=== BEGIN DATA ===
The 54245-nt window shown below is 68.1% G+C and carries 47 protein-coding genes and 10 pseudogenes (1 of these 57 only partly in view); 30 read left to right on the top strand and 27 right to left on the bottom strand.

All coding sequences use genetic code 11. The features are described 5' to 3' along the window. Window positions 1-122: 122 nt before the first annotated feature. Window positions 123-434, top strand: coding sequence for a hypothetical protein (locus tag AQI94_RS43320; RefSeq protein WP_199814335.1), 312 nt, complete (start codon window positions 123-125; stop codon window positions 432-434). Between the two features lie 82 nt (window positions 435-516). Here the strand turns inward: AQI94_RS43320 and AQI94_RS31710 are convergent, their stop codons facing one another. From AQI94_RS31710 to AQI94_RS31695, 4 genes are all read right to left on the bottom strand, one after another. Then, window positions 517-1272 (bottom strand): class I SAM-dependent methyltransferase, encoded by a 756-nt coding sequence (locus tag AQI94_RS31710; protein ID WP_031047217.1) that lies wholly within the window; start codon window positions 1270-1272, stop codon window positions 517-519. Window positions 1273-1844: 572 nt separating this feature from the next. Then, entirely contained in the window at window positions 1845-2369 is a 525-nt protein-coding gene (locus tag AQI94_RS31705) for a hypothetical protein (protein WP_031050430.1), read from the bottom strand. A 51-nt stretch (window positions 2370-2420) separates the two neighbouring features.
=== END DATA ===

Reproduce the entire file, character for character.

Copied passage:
The 54245-nt window shown below is 68.1% G+C and carries 47 protein-coding genes and 10 pseudogenes (1 of these 57 only partly in view); 30 read left to right on the top strand and 27 right to left on the bottom strand.

All coding sequences use genetic code 11. The features are described 5' to 3' along the window. Window positions 1-122: 122 nt before the first annotated feature. Window positions 123-434, top strand: coding sequence for a hypothetical protein (locus tag AQI94_RS43320; RefSeq protein WP_199814335.1), 312 nt, complete (start codon window positions 123-125; stop codon window positions 432-434). Between the two features lie 82 nt (window positions 435-516). Here the strand turns inward: AQI94_RS43320 and AQI94_RS31710 are convergent, their stop codons facing one another. From AQI94_RS31710 to AQI94_RS31695, 4 genes are all read right to left on the bottom strand, one after another. Then, window positions 517-1272 (bottom strand): class I SAM-dependent methyltransferase, encoded by a 756-nt coding sequence (locus tag AQI94_RS31710; protein ID WP_031047217.1) that lies wholly within the window; start codon window positions 1270-1272, stop codon window positions 517-519. Window positions 1273-1844: 572 nt separating this feature from the next. Then, entirely contained in the window at window positions 1845-2369 is a 525-nt protein-coding gene (locus tag AQI94_RS31705) for a hypothetical protein (protein WP_031050430.1), read from the bottom strand. A 51-nt stretch (window positions 2370-2420) separates the two neighbouring features.